While “Everything I Never Told You” focused intensely and single-mindedly on solving the mystery of a teenage death within a context of gender and racial stereotyping, “Little Fires Everywhere” has more pages, more characters and more themes, among them affluence; conformism and their discontents; cross-racial adoption and the rights of biological parents; and what artists have to offer the rest of us.... Celeste Ng grew up in Shaker Heights, and has poured her knowledge of the place into the thorough and rather brutal depiction of it here.
When the novel opens with the large home of its central characters burning to the ground, the reader knows there is trouble in paradise. The novel's message seems to be “Perfect Is the Enemy of Art and Nuance.” But if the author's fire-inspired imagery is at times heavy-handed, the depth of her characters, the deftness of her plotting and the texture of her created world lift the book and provide surprises.... Best-laid plans soon spiral out of control and sparks fly literally and figuratively in this tightly plotted novel that addresses issues of economic class, race, ethnicity and privilege. The novel asks what makes for a good parent and provides no easy answers.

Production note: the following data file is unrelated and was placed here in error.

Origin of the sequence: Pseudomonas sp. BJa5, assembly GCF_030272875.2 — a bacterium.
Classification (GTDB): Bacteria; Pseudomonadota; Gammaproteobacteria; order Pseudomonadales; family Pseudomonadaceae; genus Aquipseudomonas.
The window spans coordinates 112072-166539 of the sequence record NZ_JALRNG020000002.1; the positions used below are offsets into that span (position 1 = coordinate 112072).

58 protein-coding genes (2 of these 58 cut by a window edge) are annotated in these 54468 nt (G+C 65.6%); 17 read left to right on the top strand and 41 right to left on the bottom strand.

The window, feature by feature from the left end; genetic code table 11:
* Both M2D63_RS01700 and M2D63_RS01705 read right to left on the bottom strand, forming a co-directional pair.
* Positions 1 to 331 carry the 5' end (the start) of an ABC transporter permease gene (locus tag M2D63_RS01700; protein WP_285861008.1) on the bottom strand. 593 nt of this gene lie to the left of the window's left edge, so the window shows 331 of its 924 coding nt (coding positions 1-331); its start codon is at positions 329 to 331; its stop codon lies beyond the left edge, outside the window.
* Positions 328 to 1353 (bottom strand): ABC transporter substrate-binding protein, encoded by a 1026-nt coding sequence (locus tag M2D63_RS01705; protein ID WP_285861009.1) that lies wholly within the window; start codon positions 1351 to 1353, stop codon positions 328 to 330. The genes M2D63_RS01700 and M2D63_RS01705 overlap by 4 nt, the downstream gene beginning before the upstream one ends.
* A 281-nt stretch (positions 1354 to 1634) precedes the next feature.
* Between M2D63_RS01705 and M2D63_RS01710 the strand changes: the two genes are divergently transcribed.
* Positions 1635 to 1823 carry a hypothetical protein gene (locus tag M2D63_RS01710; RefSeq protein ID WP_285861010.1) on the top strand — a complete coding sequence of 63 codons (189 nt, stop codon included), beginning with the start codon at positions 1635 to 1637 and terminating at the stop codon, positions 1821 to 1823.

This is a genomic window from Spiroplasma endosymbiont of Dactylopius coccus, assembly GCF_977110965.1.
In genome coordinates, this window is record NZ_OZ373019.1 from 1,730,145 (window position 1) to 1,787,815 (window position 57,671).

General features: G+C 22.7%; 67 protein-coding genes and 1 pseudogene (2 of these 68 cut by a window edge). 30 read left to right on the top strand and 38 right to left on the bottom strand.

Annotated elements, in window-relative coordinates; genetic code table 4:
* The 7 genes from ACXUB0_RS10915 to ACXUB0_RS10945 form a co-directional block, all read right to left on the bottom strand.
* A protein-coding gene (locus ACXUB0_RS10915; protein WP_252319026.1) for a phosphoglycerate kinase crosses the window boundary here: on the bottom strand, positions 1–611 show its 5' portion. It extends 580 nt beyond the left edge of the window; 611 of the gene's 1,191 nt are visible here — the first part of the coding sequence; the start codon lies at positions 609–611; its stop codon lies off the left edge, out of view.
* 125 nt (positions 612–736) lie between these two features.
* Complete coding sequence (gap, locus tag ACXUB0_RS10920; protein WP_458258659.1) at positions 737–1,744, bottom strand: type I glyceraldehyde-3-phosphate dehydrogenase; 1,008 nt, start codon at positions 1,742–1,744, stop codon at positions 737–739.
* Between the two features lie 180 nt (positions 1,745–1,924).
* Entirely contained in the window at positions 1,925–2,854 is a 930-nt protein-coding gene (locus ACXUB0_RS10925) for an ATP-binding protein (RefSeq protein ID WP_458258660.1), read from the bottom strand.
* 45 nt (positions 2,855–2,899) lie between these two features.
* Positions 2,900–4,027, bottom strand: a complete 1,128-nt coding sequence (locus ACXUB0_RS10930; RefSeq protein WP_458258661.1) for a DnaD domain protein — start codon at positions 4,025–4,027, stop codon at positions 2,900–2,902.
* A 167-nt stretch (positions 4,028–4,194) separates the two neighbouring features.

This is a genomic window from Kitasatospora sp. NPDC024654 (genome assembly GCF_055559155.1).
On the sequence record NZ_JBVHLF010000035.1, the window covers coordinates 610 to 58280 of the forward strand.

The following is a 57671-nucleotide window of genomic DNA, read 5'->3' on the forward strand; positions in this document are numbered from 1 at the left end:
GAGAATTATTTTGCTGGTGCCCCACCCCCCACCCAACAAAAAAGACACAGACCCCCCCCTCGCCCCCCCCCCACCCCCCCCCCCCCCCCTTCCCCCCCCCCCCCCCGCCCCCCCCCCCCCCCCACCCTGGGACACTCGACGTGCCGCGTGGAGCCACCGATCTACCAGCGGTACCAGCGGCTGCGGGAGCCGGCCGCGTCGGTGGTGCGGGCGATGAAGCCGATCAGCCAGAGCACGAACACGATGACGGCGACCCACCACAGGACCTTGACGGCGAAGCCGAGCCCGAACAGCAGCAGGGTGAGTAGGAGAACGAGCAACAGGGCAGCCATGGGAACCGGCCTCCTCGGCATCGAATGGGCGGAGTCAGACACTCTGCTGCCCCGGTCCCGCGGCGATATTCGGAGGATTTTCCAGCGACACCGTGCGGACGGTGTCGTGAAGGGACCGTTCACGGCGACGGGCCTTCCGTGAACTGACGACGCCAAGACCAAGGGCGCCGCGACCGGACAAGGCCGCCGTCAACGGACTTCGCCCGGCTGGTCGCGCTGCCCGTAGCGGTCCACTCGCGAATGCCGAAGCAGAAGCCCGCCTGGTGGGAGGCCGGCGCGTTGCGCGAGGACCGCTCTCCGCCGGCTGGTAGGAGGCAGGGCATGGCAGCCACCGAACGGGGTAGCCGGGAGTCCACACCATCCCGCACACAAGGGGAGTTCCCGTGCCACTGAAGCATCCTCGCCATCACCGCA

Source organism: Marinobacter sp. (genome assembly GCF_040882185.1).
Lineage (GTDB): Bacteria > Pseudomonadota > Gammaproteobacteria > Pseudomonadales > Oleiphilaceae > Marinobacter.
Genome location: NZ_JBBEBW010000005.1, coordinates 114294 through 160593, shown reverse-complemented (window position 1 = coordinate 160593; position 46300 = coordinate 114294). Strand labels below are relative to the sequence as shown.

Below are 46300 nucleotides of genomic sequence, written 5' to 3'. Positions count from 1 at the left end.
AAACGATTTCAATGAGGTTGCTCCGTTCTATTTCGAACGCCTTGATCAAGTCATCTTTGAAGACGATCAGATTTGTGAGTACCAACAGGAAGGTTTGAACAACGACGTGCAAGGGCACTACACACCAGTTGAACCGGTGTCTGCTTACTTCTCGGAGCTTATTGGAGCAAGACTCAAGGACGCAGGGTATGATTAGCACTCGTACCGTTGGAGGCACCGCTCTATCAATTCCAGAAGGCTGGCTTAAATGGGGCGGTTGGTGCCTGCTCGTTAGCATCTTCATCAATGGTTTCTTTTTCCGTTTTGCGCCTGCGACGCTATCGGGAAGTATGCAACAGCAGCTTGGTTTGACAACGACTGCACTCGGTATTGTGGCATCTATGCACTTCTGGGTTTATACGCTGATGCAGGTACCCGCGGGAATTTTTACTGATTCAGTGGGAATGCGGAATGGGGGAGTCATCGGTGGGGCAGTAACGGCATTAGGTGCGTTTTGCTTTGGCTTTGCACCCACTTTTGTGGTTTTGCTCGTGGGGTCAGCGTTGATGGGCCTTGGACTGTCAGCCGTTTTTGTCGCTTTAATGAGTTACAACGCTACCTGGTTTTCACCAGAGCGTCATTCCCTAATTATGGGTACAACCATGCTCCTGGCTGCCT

—Kansas City Star